Club Music for People Who Hate Club Music

This article was a little hard to put together.  Electronic music has spread out to so many styles and forms, that trying to give examples of something really different has become extremely difficult.  Club music has also been the worst victim of over-categorization since psychology became an officially recognized science.  Depending on the DJ, you may hear Electro, Synth-pop, Hardstyle, Drum & Bass, Dubstep, Dancehall, Euro-fill-in-the-blank, or any number of sub-sub-genres.

For this article, we’re going to simplify things, and just call it all Club music.  We won’t worry about the formulas of what makes it club, just what feels like club.  Songs that make you want to dance, or at least nod your head.


1. It’s repetitive.  Club music is intended to be played in, well, a club.  So simple beats and repetitive melodies are the name of the game, in order to give people who have never heard the song before something easy to dance to.  Because of this, even above average club songs don’t sound their best unless played in a setting where there is dancing, and the basic standard for club music is sometimes completely unlistenable in a car or home setting.

2. It doesn’t take any actual musical ability.  With modern technology, nearly anyone can put together electronic music.  It doesn’t take years of training your hand-eye coordination, and can occasionally be done successfully with no musical training whatsoever.

3. It’s made for ravers.  In other words, deeply integrated into a culture that embraces rampant use of mind-altering and oftentimes hallucinogenic drugs.  And because the songs are made for people in a compromised state of mind, it’s often difficult to enjoy listening to these songs without a chemical aid.

Let’s break some stereotypes, shall we?

1. Pendulum – Witchcraft

Pendulum has been pushing the limits of what is acceptable for club music lately.  With more and more live instruments in their setup, and a growing lack of repetitive melodies, it almost seems like they are actively trying to abandon the rave and club scene.  This song in particular, tells the story of a woman who overdoses on drugs after a night of partying.

2. Basement Jaxx – Do Your Thing

A very fun, feel-good song to get people in a dancing mood.  A good song for parties, or to kick off a road trip.  Even the lyrics tell you to just have fun with it, and don’t think too much.

3. Sub Focus – Splash

Sub Focus has a way of making something that’s repetitive, but doesn’t really feel repetitive.  Splash is a great start for a newcomer to club music.  It’s driving, but also a bit soothing in a way.  Someone could probably do some meditation to this.  EXTREME meditation.

4. Blackout Crew – Put a Donk on it

Having done my share of tinkering with making my own electronic music, I have to say that the “writing process” outlined here is way closer to the truth than DJs and fans would like to admit.  Making good club music is more complicated than this, obviously, but taking damn near any riff and then “putting a donk on it” is how the majority of club songs get started.

5. Fatboy Slim – Praise You

Another groovy, feel good song.  I know nobody really says “groovy” anymore, and I think that’s a problem.  There really isn’t any better way to describe songs like this.  Fatboy Slim’s usual method is record sampling, which means nearly every instrument heard has been sampled from another song.  This style both challenges and supports the stereotype that Club music requires no skill, because on one hand, Fatboy Slim does not play any of the instruments heard, but on the other hand, mashing so many unconnected riffs into a coherent package is not easy.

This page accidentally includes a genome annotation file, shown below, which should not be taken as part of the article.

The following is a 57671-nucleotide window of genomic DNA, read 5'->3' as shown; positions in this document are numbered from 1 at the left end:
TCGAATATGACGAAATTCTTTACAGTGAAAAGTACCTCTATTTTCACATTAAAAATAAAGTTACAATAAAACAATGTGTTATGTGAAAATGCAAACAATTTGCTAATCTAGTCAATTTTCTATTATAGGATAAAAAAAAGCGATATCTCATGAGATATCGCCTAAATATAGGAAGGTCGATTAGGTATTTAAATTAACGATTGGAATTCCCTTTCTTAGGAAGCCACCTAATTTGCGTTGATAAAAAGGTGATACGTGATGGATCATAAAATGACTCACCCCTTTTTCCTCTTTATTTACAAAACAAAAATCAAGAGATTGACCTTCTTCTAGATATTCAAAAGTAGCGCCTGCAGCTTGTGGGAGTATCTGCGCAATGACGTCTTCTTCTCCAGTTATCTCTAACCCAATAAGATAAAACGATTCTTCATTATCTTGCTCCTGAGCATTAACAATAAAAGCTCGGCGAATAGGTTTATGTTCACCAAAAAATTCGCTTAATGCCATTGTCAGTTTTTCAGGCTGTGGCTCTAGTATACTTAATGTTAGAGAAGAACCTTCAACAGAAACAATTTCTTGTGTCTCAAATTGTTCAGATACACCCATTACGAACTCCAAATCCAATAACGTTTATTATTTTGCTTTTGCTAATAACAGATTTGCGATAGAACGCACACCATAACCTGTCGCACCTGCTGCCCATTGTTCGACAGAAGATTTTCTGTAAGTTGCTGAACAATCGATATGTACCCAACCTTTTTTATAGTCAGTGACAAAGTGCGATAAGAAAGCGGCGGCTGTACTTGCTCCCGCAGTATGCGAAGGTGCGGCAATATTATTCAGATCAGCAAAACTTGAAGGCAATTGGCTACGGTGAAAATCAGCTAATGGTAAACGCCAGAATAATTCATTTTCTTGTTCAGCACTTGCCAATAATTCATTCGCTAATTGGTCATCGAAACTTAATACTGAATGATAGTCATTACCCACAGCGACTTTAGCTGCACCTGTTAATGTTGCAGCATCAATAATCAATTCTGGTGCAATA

6. Neuroticfish – Darkness/Influence

Neuroticfish is kind of a throwback to older electronic music, back when some programming knowledge was required to create techno.  It’s not purely old-school stuff, but a mix of old and new electronic.  A good recommendation for fans of Information Society, Devo, or Depeche Mode.

7. Alabama 3 – Speed to the Sound of Loneliness

This is a cover of an early 90s country song, by Nanci Griffith and John Prine.

I have trouble describing Alabama 3, so I defer to the words of frontman Larry Love, who calls it: “sweet g*****n pretty motherf*****g country acid house music” (at 3:19 on the YouTube video).

8. The Qemists – Stompbox

This song contains the perfect example to explain a “drop”.  A drop in club music is similar to a crescendo in classical music.  The feel of the song becomes more and more intense, “drops” (1:07 on the YouTube video), and then levels off to start the main part of the song.  A drop is almost always at the beginning of the song.

9. Ratatat – Lex

Once again, we have a song that’s very hard to describe with words.  It’s best to simply listen.

10. The Glitch Mob – Drive It Like You Stole It

Have you ever heard a song that made you feel powerful?  Like you could do anything, as long as you had theme music?  That’s what a driving electronic mix like Drive It Like You Stole It does for me.

If you enjoyed this article, you might like this article on Rap music for people who hate Rap music.

And by all means, leave your own suggestions for non-stereotypical electronic, club, or dance music in the comments.

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4 responses to “Club Music for People Who Hate Club Music

  1. Anonymous

    Really liked ‘Witchcraft’. ‘Put a Donk on it’ was awesome hilarious. Extreme meditation is a good description of what I do with this kind of music. ‘Splash’ was great – makes me think of a really good ‘do science to it’ montage from a CSI show. ‘Stomp Box’ and ‘Lex’ were good.
    On the other hand, ‘Drive It Like You Stole It’ makes me feel sleepy, not invincible. lol.

  2. I still like my song, mister. >:3

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